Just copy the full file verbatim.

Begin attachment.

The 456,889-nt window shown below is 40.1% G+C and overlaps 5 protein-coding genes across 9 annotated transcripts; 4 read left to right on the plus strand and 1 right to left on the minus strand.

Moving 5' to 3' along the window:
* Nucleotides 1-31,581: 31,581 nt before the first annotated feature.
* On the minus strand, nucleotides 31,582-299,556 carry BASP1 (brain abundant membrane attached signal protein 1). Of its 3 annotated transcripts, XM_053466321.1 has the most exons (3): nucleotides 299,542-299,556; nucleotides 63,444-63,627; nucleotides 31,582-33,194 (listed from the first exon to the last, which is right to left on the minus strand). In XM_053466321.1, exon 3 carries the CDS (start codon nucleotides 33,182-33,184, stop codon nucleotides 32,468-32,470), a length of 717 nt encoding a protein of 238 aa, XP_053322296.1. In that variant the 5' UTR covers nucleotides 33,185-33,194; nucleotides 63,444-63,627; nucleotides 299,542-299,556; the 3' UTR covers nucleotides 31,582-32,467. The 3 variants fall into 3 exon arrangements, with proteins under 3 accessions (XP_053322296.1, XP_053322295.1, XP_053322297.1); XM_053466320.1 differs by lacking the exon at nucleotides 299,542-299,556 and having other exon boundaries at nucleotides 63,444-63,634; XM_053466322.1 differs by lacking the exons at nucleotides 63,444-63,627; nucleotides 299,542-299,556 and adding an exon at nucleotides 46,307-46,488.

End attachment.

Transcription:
The 456,889-nt window shown below is 40.1% G+C and overlaps 5 protein-coding genes across 9 annotated transcripts; 4 read left to right on the plus strand and 1 right to left on the minus strand.

Moving 5' to 3' along the window:
* Nucleotides 1-31,581: 31,581 nt before the first annotated feature.
* On the minus strand, nucleotides 31,582-299,556 carry BASP1 (brain abundant membrane attached signal protein 1). Of its 3 annotated transcripts, XM_053466321.1 has the most exons (3): nucleotides 299,542-299,556; nucleotides 63,444-63,627; nucleotides 31,582-33,194 (listed from the first exon to the last, which is right to left on the minus strand). In XM_053466321.1, exon 3 carries the CDS (start codon nucleotides 33,182-33,184, stop codon nucleotides 32,468-32,470), a length of 717 nt encoding a protein of 238 aa, XP_053322296.1. In that variant the 5' UTR covers nucleotides 33,185-33,194; nucleotides 63,444-63,627; nucleotides 299,542-299,556; the 3' UTR covers nucleotides 31,582-32,467. The 3 variants fall into 3 exon arrangements, with proteins under 3 accessions (XP_053322296.1, XP_053322295.1, XP_053322297.1); XM_053466320.1 differs by lacking the exon at nucleotides 299,542-299,556 and having other exon boundaries at nucleotides 63,444-63,634; XM_053466322.1 differs by lacking the exons at nucleotides 63,444-63,627; nucleotides 299,542-299,556 and adding an exon at nucleotides 46,307-46,488.